Spencer: The tragic situation in Ferguson, Missouri has cast yet another light on two distinct unacceptable problems that we have in this nation. The first, of course, is our continued degradation of the lives of black people. We currently live in a society where if you’re white, you can fight tooth and nail for your “right” to openly carry assault rifles capable of mowing down dozens of people, and you can point guns at federal land agents and be lauded for “patriotism” (Bundy ranch). But heaven help you if you’re black, because you can get shot and killed in Walmart for holding an air rifle, or shot and killed because you approached police for help after being in a car wreck. I’m not saying that either those two shooters or the policeman who killed Michael Brown are racists–I don’t know that. But we as a society have a problem regarding recognizing who is a threat and who is not, and black people–especially black men–are the victims. I want to be very clear about this–this pattern exists whether Michael Brown (the Ferguson victim) was actually reaching for an officer’s gun or not. Hopefully an independent, impartial investigation will uncover what really happened in this particular case, but as with the Trayvon Martin case we may never actually know for sure what happened on that terrible day.
The second problem that we face is the militarization, in weaponry and in attitude, of our police forces. Every day there are stories of people being unlawfully detained, threatened, or otherwise harassed by police who have an implicit threat of violence behind them with every word they say or action they take. The aftermath of the Ferguson killing is almost as disturbing as the killing itself, as police have used one night of looting as an excuse to take drastic action against peaceful protesters and observers, firing tear gas and rubber bullets at crowds and arresting protesters and even journalists. Many police officers are amazing people who put their lives on the line every day, and we should be grateful for the job that they do. But many others have let power go to their heads. Our fourth amendment right to privacy is always under threat of invasion, both by the NSA nationally and our local police forces. This is an untenable situation.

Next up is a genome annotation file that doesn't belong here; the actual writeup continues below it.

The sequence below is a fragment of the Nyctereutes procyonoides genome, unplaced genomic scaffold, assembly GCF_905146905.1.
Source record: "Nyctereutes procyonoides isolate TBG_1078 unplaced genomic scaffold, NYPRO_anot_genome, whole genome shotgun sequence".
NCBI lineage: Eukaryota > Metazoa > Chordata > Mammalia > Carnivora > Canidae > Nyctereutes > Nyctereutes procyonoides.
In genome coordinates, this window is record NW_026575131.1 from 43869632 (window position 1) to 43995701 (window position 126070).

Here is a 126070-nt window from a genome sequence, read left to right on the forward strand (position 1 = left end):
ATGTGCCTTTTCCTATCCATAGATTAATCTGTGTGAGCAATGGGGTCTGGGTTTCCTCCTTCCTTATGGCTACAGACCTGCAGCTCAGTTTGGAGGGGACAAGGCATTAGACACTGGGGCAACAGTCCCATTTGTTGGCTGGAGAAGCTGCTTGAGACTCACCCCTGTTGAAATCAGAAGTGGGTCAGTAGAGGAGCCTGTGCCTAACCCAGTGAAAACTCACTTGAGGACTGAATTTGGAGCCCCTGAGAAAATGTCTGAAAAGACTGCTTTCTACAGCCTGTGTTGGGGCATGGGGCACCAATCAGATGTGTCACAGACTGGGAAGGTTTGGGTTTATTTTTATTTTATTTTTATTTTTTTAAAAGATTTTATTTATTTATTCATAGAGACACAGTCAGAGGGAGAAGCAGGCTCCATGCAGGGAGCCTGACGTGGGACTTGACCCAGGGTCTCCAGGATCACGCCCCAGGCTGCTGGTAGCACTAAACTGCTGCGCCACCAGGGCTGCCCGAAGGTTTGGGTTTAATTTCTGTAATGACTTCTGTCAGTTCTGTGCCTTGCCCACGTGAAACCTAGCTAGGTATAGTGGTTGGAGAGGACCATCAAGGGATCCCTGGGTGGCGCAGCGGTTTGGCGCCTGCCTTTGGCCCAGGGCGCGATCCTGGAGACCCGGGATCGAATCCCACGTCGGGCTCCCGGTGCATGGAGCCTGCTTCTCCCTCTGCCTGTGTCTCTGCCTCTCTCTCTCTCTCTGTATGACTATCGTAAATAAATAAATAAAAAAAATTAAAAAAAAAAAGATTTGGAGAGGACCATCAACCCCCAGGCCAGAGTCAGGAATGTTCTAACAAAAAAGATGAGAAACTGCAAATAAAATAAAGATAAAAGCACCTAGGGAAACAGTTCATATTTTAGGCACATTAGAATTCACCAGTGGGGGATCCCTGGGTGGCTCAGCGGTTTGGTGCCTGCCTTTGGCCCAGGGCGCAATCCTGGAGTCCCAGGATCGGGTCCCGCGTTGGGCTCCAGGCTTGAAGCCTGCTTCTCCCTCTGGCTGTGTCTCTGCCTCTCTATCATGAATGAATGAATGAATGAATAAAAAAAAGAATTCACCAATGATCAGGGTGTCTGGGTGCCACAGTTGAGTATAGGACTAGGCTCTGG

Neither of these problems have quick fixes. They both require significant serious discussion. As communities, we need to have dialogue between white people and black people to better understand each other and the problems and fears that we have. We also need to have a conversation about the role of police in our towns and cities. But there are some steps we can and should take in the meantime. My idea right now is that we ought to make sure that no interaction with the police goes undocumented. This is as much for the protection of police officers as it is for our own–if their actions are recorded in some way, they insure themselves against false accusations of misused force and the like. And we as citizens would insure ourselves against that same misuse of force. We ought to have a camera placed on every squad car’s dashboard, and as many police officers as possible should have to carry an audio recording device with them at all times. Those requirements, along with ensuring that all citizens know of their rights to record police officers themselves, would be a start.
May Michael Brown, his family and friends, and the rest of the weeping community of Ferguson, MO be in all of our thoughts and prayers.
Roderick: Most egregious of all of the excessive police force to me is how the police are blatantly violating people’s first amendment rights by attacking, arresting and telling the press what they can’t do. I recently saw video of police tear gassing an Al-Jazzera press team and after they ran off the police put down the lights and pointed the camera to the ground. This is America people. Not some country in the Middle East or Africa. In our country, people are blatantly restricting the press. That is one of our constitutional rights and I believe one of our very most important rights in this age of technology, smart phones, social media and the Internet. Right now you are witnessing a great injustice that I truly believe will be rectified solely because of those things I mentioned before. This blog is closely invested in social issues like this because number 1, we are a social commentary and political blog but also number 2, the way we are able to exist at CueTheRant.com is because of our freedom of press. And watching this injustice happened to established and reputable news organizations should bring alarm and puts us all on alert. Our mission is to be a foot in the ass of the man and I’m here to tell you no one will stop us from talking about it.